I’ll get around to telling you how Alaska was. Suffice to say, we saw lots of majestic wildlife, fully half of which had been gunned down with a high-powered rifle by governor Palin, who left a traceable blood trail all the way back to Washington.
But I’m not here to blog about the American election shitstorm. There are more pressing issues. Namely, the Canadian election shitstorm.
With the shadow of the 2008 Presidential race looming over everything, you may not have noticed our little upcoming federal vote. Probably because the whole campaign plays itself out in about four weeks, rather than four years. The pending results of this election were considered important enough for the Writers Guild to put the word out to members. The Conservative party, as conservative parties are apt to do, wants to kill funding for the arts. And if they get a majority government next session, they’re likely to fuck up the film and television industry in all sorts of ways that will leave us all hungry and desperate for work — even more so than usual.
The Guild decided to invite its Montreal members for a political chat and free drinks, knowing we’d come for the drinks and stay for some incidental politics. Being a union, they can’t come right out and tell us how to vote, but they could coach us on the probing questions we should ask door-to-door party peddlers who come sniffing around for handshakes and ballots. The Guild probably had other politically poignant things to say about the whole democratic process, but I’d already used up all my drink tickets and was blacked out for most of the rest.
Knowing my vote in this democracy is just a drop in the ocean, I’ve taken other measures to prepare for the next federal term. I just finished applying for Telefilm and Canada Council for the Arts grant money while those programs still exist. I thought I should get the forms in before Harper wins his majority government and puts an end to all arts subsidies, turning Canada into the cultural desert of his dreams. Something resembling Alberta, I expect.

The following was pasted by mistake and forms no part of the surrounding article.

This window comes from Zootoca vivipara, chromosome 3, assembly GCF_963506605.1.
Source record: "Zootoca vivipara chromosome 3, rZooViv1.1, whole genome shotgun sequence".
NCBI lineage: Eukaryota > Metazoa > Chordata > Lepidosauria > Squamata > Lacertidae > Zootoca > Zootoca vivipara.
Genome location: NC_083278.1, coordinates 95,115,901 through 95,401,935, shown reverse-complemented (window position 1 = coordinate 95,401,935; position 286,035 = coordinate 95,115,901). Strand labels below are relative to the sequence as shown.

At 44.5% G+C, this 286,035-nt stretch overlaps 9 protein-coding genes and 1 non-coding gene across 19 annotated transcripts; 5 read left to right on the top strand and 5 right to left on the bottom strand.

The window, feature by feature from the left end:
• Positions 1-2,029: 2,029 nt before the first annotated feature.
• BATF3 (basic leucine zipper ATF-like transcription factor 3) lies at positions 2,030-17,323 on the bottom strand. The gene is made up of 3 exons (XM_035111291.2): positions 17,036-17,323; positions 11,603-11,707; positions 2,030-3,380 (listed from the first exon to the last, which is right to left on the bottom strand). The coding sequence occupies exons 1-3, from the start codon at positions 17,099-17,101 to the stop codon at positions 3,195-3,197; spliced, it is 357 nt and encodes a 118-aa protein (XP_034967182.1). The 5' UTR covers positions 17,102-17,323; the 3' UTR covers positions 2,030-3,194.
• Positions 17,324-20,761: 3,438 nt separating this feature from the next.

If no one in Canada can afford to pay me another dime to write throughout this cultural siege, I can always rest on my laurels. Laurels than pay about three bucks annually in royalties. So don’t cry for me, I’m set up for life. Or at least for the price of a cup of coffee. Provided I only drink two a year.
One of those laurels I continue to rest my weary head on is Longshot Comics, which is discussed in a new book by Paul Gravett and Peter Stanbury. There are two editions of it, with two different titles for two different markets. The Leather Nun and Other Incredibly Strange Comics is one name for the book, Holy Sh*t! The World’s Weirdest Comic Books is the other. The difference in titles illustrates, quite vividly I’d say, the chasm of between United States and United Kingdom sensibilities. You can guess which title goes with which territory. Hint: Brits have a soft spot for the kinky, Yanks like naughty words.
The book can be purchased online through all those international versions of Amazon. You can also read reviews here, some of which single my work out for special point-and-laugh treatment. Incredibly Strange/World’s Weirdest will be promoted at the Comica festival at London’s Institute of Contemporary Art, November 13-26. Drop by on my behalf if you happen to be in the neighbourhood.